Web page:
To study the conservation of cell wall proteins across the fungi, the 187 S. cerevisiae cell wall-related proteins were used as queries in BLAST-gtQ searches against 17 other fungal genomes. Sequences that aligned with e-values of <10−10 were counted as homologs. A homology was designated as an orthology only if the members of the high-scoring pair were reciprocal best hits and at least 30% of the aligned amino acids were identities across at least 70% of the length of the shorter member of the pair (31).
Figure Figure33 illustrates the occurrence of homologs and orthologs in two functional classes of cell wall proteins. Among the adhesins and invasins shown at the top in Fig. Fig.3,3, those participating in mating were conserved within the closely related Saccharomyces sensu stricto species. For the FLO family of mannose-binding flocculins and invasins, homologs were also found in Saccharomyces sensu lato species and Debaryomyces hansenii, but not in the more distant yeasts or the filamentous ascomycetes. In contrast, the glycosylases at the bottom of the figure show a different conservation pattern. For many members of this large functional class, there were homologs in each of the ascomycete and basidiomycete genomes. Thus, these two functional classes of genes show different patterns of sequence conservation. Table S1 in the supplemental material lists the 187 S. cerevisiae cell wall-related proteins.
The occurrence pattern for most genes followed the expected general pattern: there were homologs in the species most closely related to S. cerevisiae, and the probability of recognizable homology decreased as phylogenetic distance increased. Figure Figure44 illustrates this trend; it shows decreasing homolog identification with increasing phylogenetic distance. To confirm that this trend was not specific to S. cerevisiae and its cell wall-related proteins, we carried out a similar search and analysis for homologs of 188 potential GPI-anchored wall proteins from Y. lipolytica (a set of similar size). Most of the other species were similarly distant and had homologs to about 35% of the Y. lipolytica proteins. The corresponding points in Fig. Fig.44 cluster near the occurrence-distance curve for S. cerevisiae, except for the Y. lipolytica/E. cuniculi comparison, which identified homologs to only 10 of the Y. lipolytica proteins.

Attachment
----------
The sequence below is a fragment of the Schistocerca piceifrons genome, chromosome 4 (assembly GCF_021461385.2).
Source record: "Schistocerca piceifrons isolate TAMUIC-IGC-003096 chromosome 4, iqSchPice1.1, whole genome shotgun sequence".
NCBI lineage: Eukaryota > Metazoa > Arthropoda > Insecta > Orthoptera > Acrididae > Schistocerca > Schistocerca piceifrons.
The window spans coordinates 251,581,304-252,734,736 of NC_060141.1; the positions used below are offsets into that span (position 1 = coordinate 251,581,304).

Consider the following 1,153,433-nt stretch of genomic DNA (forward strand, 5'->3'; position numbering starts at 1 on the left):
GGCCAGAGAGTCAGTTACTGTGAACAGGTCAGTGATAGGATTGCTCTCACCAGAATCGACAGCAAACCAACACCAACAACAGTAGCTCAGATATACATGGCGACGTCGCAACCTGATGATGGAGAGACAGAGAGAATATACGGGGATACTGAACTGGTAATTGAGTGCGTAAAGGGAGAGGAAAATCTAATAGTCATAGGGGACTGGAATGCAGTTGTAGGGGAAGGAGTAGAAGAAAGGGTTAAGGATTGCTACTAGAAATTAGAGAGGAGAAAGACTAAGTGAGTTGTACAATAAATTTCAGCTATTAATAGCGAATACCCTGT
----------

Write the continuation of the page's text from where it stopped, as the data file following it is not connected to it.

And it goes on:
The origins of cell walls can be understood in terms of the roles of the conserved and nonconserved cell wall ORFs. For each function of the 187 ORFs in the S. cerevisiae wall (Fig. (Fig.2),2), we determined the degree of conservation, as detailed in Materials and Methods. The different functional classes differed significantly in their degrees of conservation (Fig. (Fig.5).5). Several functional classes were poorly conserved, with degree of conservation values below 0.4 (on the right in Fig. Fig.5).5). These protein classes included a small set of Fe transport-related proteins, the uncharacterized ORFs, cell wall structural components, and adhesins. The uncharacterized ORFs include many with known location in the cell wall but no known phenotype in gene deletions (see Table S1 in the supplemental material). Thus, these uncharacterized ORFs may encode proteins without unique or essential molecular activities or those replaceable with other gene products (17, 61). In contrast, components of the GPI synthesis pathway, lipases, proteases, metabolic enzymes, glycosylases, and chaperones were strongly conserved and were present in most tested fungi. In summary, a general observation is that the biosynthetic capability for cell walls is well conserved but noncatalytic wall components, including the adhesins, and structural and putative structural proteins are not.
Comparisons of the S. cerevisiae cell wall-related proteins against the GenBank NR database identified homologs in 137 ascomycetes species other than the genomes used in the initial fungal comparisons. Homologs were also found in 30 basidiomycete species, 7 zygomycete species, and 2 chytridiomycetes species. The GPI biosynthetic enzymes, metabolic enzymes, and chaperones were most likely to have homologs (Fig. (Fig.66).